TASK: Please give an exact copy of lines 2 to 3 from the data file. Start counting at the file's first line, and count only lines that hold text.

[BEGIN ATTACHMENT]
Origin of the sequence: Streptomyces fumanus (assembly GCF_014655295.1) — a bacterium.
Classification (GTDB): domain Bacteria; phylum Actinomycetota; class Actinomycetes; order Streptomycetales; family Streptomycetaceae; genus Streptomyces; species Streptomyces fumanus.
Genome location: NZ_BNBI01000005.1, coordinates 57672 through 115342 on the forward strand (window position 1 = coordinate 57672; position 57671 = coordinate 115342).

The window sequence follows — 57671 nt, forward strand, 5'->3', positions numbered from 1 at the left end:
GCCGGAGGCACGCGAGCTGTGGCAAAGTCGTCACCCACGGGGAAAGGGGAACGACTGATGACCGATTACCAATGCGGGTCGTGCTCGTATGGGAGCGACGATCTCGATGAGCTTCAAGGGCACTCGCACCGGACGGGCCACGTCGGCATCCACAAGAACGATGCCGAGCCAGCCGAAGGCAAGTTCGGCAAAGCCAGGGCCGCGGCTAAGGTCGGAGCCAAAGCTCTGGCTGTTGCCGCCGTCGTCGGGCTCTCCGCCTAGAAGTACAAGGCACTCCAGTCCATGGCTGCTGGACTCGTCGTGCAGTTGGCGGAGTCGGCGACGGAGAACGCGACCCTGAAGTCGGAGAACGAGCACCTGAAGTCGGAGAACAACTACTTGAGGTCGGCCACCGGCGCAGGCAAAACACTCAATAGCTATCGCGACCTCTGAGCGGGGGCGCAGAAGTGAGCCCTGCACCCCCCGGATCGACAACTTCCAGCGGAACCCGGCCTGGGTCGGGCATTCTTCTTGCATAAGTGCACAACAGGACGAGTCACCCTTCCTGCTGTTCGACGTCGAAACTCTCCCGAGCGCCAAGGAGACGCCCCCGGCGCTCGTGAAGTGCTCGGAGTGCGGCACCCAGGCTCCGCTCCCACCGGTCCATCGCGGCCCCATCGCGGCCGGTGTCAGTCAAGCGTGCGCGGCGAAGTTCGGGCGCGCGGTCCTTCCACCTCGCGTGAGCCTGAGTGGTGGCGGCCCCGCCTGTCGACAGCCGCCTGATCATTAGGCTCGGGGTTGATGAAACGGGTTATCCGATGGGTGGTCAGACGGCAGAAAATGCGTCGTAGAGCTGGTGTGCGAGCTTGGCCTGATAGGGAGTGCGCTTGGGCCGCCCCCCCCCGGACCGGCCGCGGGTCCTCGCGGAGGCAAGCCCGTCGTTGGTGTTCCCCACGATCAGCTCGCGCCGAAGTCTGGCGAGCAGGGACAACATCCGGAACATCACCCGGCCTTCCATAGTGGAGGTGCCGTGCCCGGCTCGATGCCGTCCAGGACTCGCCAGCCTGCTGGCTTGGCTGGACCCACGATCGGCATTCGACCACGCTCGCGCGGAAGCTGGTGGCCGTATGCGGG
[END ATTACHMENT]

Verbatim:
Classification (GTDB): domain Bacteria; phylum Actinomycetota; class Actinomycetes; order Streptomycetales; family Streptomycetaceae; genus Streptomyces; species Streptomyces fumanus.
Genome location: NZ_BNBI01000005.1, coordinates 57672 through 115342 on the forward strand (window position 1 = coordinate 57672; position 57671 = coordinate 115342).